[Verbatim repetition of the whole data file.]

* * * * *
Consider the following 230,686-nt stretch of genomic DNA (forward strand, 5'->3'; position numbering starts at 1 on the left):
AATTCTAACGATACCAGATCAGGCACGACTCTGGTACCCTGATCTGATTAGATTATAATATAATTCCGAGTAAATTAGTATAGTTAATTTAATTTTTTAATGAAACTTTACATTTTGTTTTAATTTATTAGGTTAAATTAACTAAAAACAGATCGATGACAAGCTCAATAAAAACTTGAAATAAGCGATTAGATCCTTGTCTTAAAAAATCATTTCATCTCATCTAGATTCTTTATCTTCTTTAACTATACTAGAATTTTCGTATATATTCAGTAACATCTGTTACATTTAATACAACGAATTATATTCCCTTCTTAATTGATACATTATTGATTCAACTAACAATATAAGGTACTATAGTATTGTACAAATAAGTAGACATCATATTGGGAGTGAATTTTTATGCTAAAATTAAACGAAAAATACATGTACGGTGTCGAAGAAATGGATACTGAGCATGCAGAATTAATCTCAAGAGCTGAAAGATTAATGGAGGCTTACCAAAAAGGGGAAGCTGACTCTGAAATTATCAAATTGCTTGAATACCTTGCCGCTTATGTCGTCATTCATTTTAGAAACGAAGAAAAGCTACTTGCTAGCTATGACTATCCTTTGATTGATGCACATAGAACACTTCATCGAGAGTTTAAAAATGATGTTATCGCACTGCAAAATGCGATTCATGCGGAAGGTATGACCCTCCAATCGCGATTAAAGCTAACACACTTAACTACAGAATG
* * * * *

Consider the following 230,686-nt stretch of genomic DNA (forward strand, 5'->3'; position numbering starts at 1 on the left):
AATTCTAACGATACCAGATCAGGCACGACTCTGGTACCCTGATCTGATTAGATTATAATATAATTCCGAGTAAATTAGTATAGTTAATTTAATTTTTTAATGAAACTTTACATTTTGTTTTAATTTATTAGGTTAAATTAACTAAAAACAGATCGATGACAAGCTCAATAAAAACTTGAAATAAGCGATTAGATCCTTGTCTTAAAAAATCATTTCATCTCATCTAGATTCTTTATCTTCTTTAACTATACTAGAATTTTCGTATATATTCAGTAACATCTGTTACATTTAATACAACGAATTATATTCCCTTCTTAATTGATACATTATTGATTCAACTAACAATATAAGGTACTATAGTATTGTACAAATAAGTAGACATCATATTGGGAGTGAATTTTTATGCTAAAATTAAACGAAAAATACATGTACGGTGTCGAAGAAATGGATACTGAGCATGCAGAATTAATCTCAAGAGCTGAAAGATTAATGGAGGCTTACCAAAAAGGGGAAGCTGACTCTGAAATTATCAAATTGCTTGAATACCTTGCCGCTTATGTCGTCATTCATTTTAGAAACGAAGAAAAGCTACTTGCTAGCTATGACTATCCTTTGATTGATGCACATAGAACACTTCATCGAGAGTTTAAAAATGATGTTATCGCACTGCAAAATGCGATTCATGCGGAAGGTATGACCCTCCAATCGCGATTAAAGCTAACACACTTAACTACAGAATG